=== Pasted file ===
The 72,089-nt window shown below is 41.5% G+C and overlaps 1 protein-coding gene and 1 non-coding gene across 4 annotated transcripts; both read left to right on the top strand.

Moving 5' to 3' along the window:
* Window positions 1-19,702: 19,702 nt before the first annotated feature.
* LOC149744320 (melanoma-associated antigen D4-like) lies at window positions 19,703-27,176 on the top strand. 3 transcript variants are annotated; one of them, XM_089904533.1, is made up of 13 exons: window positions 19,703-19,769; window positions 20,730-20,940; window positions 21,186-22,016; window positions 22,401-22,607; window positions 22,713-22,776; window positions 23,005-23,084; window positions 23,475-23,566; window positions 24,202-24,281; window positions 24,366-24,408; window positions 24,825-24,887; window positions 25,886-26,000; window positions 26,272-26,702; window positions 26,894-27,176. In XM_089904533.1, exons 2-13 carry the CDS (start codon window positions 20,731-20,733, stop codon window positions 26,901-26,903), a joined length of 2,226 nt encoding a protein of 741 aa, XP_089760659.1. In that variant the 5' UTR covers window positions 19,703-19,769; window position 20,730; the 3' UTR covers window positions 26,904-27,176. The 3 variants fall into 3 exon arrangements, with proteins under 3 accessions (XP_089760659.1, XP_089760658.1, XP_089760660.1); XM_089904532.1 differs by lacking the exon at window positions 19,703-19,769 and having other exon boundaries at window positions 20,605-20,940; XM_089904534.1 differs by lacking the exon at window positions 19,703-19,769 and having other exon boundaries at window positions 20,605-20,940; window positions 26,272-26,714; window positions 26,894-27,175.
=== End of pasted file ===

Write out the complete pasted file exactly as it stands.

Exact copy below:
The 72,089-nt window shown below is 41.5% G+C and overlaps 1 protein-coding gene and 1 non-coding gene across 4 annotated transcripts; both read left to right on the top strand.

Moving 5' to 3' along the window:
* Window positions 1-19,702: 19,702 nt before the first annotated feature.
* LOC149744320 (melanoma-associated antigen D4-like) lies at window positions 19,703-27,176 on the top strand. 3 transcript variants are annotated; one of them, XM_089904533.1, is made up of 13 exons: window positions 19,703-19,769; window positions 20,730-20,940; window positions 21,186-22,016; window positions 22,401-22,607; window positions 22,713-22,776; window positions 23,005-23,084; window positions 23,475-23,566; window positions 24,202-24,281; window positions 24,366-24,408; window positions 24,825-24,887; window positions 25,886-26,000; window positions 26,272-26,702; window positions 26,894-27,176. In XM_089904533.1, exons 2-13 carry the CDS (start codon window positions 20,731-20,733, stop codon window positions 26,901-26,903), a joined length of 2,226 nt encoding a protein of 741 aa, XP_089760659.1. In that variant the 5' UTR covers window positions 19,703-19,769; window position 20,730; the 3' UTR covers window positions 26,904-27,176. The 3 variants fall into 3 exon arrangements, with proteins under 3 accessions (XP_089760659.1, XP_089760658.1, XP_089760660.1); XM_089904532.1 differs by lacking the exon at window positions 19,703-19,769 and having other exon boundaries at window positions 20,605-20,940; XM_089904534.1 differs by lacking the exon at window positions 19,703-19,769 and having other exon boundaries at window positions 20,605-20,940; window positions 26,272-26,714; window positions 26,894-27,175.